Two extraction fans in one en suite shower room

Discussion in 'Electricians' Talk' started by aiwnjoo, Nov 10, 2018 at 5:27 PM.

  1. aiwnjoo

    aiwnjoo New Member

    Hello everyone, ill tell you the situation first and then the question :)

    We live in a newbuild and have an en suite bathroom that has an extraction fan which comes on with the light, no over timer though because of buildings reg i believe.

    The bathroom is quite small, there is a walk in shower, toilet and sink and it has a window and radiator.

    The extractor fan is strangely fitted about a 6ft away from the shower, the windows is the nearest point to the shower so because the walls are cold, whenever we take a shower the steam causes streaks on the walls so im forever wiping them down, if we close the windows it does it more so we leave the window ajar and the door open into the bedroom and this helps a bit.

    The extractor fan works, the builders have been out and checked everything (placing a piece of toilet paper under then fan to see if it sticks with suction...)

    I am wanting to get a second fan fitted directly under the shower (proper IP rated etc) and bolt than onto the existing fan so they work together, am I also able to plug into the existing duct so in theory have two fans for one bathroom.

    An electrician is coming round next week to fit some outside lights but I want to have some info on it first.

    Thanks everyone.
     
  2. Allsorts

    Allsorts Well-Known Member

    Yes, provided both fans are fairly equally powered and will operate at the same time.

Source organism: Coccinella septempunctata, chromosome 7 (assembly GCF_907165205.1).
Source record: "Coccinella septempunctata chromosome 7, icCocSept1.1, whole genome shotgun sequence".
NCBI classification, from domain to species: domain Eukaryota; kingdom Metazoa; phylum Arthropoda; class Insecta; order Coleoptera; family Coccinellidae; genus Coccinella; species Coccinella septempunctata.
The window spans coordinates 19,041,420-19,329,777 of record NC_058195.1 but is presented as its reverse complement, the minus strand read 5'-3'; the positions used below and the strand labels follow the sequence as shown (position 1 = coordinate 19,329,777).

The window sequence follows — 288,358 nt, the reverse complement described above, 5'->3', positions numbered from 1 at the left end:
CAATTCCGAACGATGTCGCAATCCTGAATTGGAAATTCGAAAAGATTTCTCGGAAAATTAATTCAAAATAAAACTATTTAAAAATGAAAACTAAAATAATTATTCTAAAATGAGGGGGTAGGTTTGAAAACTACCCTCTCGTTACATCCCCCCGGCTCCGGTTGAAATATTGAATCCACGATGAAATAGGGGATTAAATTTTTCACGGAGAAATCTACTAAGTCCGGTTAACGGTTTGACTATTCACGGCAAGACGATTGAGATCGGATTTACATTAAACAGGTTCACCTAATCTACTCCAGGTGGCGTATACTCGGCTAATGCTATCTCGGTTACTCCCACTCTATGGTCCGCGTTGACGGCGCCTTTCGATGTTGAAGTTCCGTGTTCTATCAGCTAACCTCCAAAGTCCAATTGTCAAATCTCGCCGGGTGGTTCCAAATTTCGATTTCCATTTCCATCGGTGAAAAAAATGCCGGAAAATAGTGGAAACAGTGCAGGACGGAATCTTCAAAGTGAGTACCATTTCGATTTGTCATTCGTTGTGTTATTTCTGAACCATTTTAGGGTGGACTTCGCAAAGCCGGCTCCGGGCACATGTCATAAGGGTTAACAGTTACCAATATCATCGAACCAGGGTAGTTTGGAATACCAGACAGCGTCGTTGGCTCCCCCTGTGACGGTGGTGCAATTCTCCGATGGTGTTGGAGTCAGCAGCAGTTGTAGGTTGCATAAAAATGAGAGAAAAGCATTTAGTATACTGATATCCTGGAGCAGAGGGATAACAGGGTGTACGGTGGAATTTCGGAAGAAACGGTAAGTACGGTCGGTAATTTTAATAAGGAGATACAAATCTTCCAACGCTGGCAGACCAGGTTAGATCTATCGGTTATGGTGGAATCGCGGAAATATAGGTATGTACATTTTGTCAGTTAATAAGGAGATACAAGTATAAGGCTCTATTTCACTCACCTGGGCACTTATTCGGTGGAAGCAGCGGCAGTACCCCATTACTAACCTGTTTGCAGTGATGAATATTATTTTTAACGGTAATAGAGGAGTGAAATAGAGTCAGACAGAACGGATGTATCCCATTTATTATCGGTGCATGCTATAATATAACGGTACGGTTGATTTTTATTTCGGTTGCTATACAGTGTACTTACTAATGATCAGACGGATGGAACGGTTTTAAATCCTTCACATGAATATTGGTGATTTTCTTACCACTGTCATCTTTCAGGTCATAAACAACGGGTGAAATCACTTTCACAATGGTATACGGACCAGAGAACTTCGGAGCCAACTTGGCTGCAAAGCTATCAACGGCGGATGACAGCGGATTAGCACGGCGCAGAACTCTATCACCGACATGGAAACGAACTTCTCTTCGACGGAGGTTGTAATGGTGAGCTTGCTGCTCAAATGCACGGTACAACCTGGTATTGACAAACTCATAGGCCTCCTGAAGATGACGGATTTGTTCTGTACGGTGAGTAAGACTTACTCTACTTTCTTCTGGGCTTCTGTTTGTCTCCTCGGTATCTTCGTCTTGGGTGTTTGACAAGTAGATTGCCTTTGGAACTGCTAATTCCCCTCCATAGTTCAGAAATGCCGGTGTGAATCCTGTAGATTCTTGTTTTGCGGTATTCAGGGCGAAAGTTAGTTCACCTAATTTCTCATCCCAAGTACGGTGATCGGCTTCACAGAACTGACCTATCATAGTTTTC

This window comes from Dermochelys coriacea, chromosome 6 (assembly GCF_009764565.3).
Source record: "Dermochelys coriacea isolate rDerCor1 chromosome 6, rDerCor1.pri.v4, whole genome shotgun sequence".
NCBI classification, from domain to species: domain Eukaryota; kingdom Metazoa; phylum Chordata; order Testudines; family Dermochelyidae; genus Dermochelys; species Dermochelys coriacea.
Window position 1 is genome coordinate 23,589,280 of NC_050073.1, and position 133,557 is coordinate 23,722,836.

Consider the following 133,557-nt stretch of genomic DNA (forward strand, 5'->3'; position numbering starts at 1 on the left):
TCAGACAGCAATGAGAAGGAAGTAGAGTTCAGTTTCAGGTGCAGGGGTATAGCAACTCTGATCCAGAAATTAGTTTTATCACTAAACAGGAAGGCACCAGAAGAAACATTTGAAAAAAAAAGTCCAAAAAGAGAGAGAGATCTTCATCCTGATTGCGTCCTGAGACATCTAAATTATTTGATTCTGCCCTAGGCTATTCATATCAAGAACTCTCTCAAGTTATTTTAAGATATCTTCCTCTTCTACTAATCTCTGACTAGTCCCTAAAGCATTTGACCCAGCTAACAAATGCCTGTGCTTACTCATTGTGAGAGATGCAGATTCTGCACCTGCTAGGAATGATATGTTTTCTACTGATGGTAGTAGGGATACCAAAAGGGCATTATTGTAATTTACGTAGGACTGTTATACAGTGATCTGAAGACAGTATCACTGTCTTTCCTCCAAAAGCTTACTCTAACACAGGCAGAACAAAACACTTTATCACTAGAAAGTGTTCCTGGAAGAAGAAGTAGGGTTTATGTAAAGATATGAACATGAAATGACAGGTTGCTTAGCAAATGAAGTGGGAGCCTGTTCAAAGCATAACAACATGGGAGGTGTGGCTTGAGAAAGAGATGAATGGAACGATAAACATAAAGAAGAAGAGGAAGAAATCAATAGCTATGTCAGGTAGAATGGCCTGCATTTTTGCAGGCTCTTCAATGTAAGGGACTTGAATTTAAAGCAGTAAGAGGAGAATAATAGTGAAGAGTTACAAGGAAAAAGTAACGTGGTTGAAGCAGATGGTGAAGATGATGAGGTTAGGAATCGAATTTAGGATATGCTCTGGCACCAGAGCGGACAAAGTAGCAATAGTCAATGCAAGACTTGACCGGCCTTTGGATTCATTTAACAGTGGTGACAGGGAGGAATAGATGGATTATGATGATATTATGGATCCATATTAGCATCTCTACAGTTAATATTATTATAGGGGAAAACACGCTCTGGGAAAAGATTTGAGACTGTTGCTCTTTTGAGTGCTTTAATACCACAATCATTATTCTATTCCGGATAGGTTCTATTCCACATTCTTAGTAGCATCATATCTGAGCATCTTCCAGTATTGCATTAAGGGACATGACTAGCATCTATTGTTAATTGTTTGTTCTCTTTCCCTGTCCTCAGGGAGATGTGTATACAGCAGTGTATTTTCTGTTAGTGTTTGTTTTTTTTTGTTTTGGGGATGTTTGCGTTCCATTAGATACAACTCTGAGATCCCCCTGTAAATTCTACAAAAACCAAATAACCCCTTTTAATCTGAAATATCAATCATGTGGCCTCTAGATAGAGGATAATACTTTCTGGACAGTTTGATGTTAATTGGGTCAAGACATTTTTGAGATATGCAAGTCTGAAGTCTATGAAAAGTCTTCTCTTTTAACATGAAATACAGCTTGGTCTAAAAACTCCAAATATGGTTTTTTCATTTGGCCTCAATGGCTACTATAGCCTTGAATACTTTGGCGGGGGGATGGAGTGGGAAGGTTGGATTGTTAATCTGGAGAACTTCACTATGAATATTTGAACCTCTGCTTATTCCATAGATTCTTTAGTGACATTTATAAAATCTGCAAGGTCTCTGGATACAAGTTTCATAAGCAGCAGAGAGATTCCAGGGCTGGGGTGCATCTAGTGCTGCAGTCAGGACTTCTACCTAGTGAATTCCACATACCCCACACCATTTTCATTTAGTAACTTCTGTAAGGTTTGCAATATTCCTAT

You obviously don't want one fan significantly more powerful than t'other as it could - theoretically - send its contents out the other fan.

    This has to be the easiest of jobs; the wiring is there and needs no modification - just an extension, the ducting is there and needs only a 'Y' branch, really it's as easy as it gets.

    I don't understand your comment about over-timing being against regs, tho'; having a timer that keeps it running for a few minutes after you exit makes complete sense. It may need a slight mod to the wiring, tho' - the fans will need a permanent live as well as a switched one.
     
  3. Bazza

    Bazza Well-Known Member

    Me neither. its usually the other way round. Building regs require a timer, and may solve your condensation issue.
     
  4. Why can’t you just fit a bigger in line fan, fitting a fan directly above the shower won’t make much if any difference, as steam is soon out of the cubicle area, 6 ft away isn’t a problem
     
  5. DIYDave.

    DIYDave. Well-Known Member

    Crazy fitting a ‘standard’ fan, ie. non timer model on a new build - penny pinching I recon

    Fan could also be a cheapo budget contract model with poor extraction rate - not all fans are equal

    Where’s it fitted - out through wall or in ceiling and vented through loft ?

    Upgrade to a decent fan, in-line will give better extraction rates generally and 100% go for timer model

    Idea is when switched off, can adjust over run from 0-20-30 minutes to clear steam (10 mins or there abouts should do it)

    When do you ever see a bathroom (small) fitted with 2 fans ?

    Not needed. Either c rap fan, c rap installation, no overrun - simples
     
    Allsorts likes this.
  6. JP.

    JP. Screwfix Select

    Sounds like a good quality centrifugal fan with timer/humidity stat is indicated..perhaps the one in situ at present is a 4in axial type fan?